An alternative embodiment uses a voice integrated circuit 90 with RAM and a microphone 95 for customization and programmability. The customization or recording of any voice instruction is accomplished through a simple and inexpensive option that can be installed in the dispenser or as a separate kit. A microphone 95 is installed within the dispenser housing and accessible through holes in the housing or as a separate plug in unit. When an initiation sequence is given, the user records a personalized set of messages for each washing step. The customization option of recording personalized messages provides flexibility of customizing the messages to increase compliance.

The present invention uses Hall effect sensors 30, 40 in a preferred embodiment, wherein Hall effect sensors operate when the encounter a magnetic source. A first Hall sensor 30 is electrically connected to the microcontroller 10 and mounted on the inner surface of the dispenser nearby the actuating pushbar. The actuating magnet 35 is mounted on the dispenser actuating pushbar. In operation, as a user operates the pushbar, the magnet 35 enters in close proximity to the Hall sensor 30 and triggers the circuit. The Hall effect sensors of the preferred embodiment are HAL 504UA components, which are chosen or their individual characteristics.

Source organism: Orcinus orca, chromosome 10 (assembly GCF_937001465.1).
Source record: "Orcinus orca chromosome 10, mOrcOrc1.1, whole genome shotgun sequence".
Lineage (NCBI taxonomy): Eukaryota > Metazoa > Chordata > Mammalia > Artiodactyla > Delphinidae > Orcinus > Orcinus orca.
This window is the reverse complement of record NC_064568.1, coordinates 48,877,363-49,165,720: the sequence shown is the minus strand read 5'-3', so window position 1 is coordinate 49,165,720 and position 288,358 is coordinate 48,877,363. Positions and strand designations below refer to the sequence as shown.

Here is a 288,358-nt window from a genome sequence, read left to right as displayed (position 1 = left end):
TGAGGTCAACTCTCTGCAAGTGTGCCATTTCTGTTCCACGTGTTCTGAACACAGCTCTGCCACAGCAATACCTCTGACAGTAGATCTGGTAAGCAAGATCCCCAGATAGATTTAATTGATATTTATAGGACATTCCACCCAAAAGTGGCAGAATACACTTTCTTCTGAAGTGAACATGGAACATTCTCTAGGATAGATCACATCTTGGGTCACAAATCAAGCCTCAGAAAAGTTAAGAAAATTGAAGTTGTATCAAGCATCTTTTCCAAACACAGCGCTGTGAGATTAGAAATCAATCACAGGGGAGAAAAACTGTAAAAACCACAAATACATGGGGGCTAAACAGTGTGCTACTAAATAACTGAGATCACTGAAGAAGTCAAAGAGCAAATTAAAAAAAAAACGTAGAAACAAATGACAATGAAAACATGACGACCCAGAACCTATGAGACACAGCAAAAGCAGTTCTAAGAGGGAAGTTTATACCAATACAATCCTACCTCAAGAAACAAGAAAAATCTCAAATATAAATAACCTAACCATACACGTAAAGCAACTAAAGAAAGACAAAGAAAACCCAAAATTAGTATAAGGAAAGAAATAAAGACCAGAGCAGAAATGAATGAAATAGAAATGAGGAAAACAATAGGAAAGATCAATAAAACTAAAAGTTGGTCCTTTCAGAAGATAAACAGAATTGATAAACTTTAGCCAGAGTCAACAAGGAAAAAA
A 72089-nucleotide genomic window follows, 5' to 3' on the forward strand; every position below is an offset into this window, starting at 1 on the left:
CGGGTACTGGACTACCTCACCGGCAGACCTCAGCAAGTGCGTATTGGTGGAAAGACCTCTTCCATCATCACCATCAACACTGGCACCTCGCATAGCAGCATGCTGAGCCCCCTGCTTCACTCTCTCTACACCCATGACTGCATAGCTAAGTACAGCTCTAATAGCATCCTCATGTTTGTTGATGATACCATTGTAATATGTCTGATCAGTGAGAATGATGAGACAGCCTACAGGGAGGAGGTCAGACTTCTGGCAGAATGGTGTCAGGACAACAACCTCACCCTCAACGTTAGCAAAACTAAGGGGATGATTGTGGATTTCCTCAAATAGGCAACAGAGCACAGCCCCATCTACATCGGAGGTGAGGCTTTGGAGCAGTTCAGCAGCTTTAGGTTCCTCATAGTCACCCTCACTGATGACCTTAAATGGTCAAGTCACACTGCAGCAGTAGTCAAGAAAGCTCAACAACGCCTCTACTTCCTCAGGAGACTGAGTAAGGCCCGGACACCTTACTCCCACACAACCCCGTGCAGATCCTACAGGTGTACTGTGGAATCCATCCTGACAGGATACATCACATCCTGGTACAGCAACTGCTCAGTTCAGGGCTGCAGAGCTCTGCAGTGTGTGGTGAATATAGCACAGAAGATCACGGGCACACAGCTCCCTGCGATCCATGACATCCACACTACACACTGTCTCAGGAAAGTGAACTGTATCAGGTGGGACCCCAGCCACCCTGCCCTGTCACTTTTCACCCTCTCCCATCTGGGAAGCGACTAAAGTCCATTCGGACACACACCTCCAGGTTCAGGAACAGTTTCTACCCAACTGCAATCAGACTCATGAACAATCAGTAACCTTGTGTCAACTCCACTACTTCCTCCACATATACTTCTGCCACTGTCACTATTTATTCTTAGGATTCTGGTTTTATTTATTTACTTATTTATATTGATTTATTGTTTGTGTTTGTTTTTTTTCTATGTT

The sensor 30 has two I/O signals, namely an Enable output signal and a Pushbar Request input signal. The microcontroller 10 cycles during operation from a typical sleep mode to a wakeup state. At the wakeup state, the microcontroller 10 enables the Hall effect sensor 30 to determine if the pushbar has been actuated such that the magnet 35 came in close proximity to the sensor 30. If the sensor 30 has been actuated, the microcontroller 10 starts the timing cycle, the voice instructions and the visual displays as well as increment the usage number.

In one embodiment, a second Hall sensor 40 is mounted internal to the dispenser. This Hall sensor 40 is used by a supervisor or maintenance personnel and not by the general public. A key magnet 45 would be in the possession of the supervisor or maintenance person and used to extract usage number data from the dispenser and also to re-set the usage indicator. In a preferred embodiment, the usage number is verbally provided to the supervisor. The Hall effect sensors are standard off the shelf items; however magnetic reed switches for sensing is also within the scope of the invention. Hall effect sensors with polarity settings are also possible means for distinguishing between pushbar requests and usage number requests or clear requests.

Although two sensors are utilized in this description, a further refinement of the invention can accomplish the same functionality using a single sensor. In the single sensor operation, the microcontroller 10 would consider the pushbar actuation of less than two seconds to be a normal dispenser request. If the pushbar were held in place for six to eight seconds, the microcontroller 10 would consider this to be a supervisor request for the usage number and output the usage number. If the pushbar is held in place for fifteen to twenty seconds, the current usage number would be cleared and the clear signal would be communicated to the user.